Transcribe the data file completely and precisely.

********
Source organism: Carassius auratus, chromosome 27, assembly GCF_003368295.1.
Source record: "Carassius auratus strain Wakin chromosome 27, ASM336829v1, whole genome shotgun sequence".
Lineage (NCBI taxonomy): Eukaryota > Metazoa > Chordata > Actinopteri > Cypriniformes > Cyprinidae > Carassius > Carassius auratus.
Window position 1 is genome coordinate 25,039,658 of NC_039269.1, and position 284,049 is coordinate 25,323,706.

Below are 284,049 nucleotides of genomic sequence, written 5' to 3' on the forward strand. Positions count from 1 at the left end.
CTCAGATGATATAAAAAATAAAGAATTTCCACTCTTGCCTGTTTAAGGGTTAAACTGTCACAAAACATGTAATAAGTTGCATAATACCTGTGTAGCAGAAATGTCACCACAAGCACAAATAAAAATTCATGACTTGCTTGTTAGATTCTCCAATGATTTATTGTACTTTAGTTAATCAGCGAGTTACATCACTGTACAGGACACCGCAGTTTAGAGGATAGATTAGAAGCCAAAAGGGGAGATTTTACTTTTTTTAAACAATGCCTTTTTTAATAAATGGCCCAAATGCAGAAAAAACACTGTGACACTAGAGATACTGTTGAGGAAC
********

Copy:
Source organism: Carassius auratus, chromosome 27, assembly GCF_003368295.1.
Source record: "Carassius auratus strain Wakin chromosome 27, ASM336829v1, whole genome shotgun sequence".
Lineage (NCBI taxonomy): Eukaryota > Metazoa > Chordata > Actinopteri > Cypriniformes > Cyprinidae > Carassius > Carassius auratus.
Window position 1 is genome coordinate 25,039,658 of NC_039269.1, and position 284,049 is coordinate 25,323,706.

Below are 284,049 nucleotides of genomic sequence, written 5' to 3' on the forward strand. Positions count from 1 at the left end.
CTCAGATGATATAAAAAATAAAGAATTTCCACTCTTGCCTGTTTAAGGGTTAAACTGTCACAAAACATGTAATAAGTTGCATAATACCTGTGTAGCAGAAATGTCACCACAAGCACAAATAAAAATTCATGACTTGCTTGTTAGATTCTCCAATGATTTATTGTACTTTAGTTAATCAGCGAGTTACATCACTGTACAGGACACCGCAGTTTAGAGGATAGATTAGAAGCCAAAAGGGGAGATTTTACTTTTTTTAAACAATGCCTTTTTTAATAAATGGCCCAAATGCAGAAAAAACACTGTGACACTAGAGATACTGTTGAGGAAC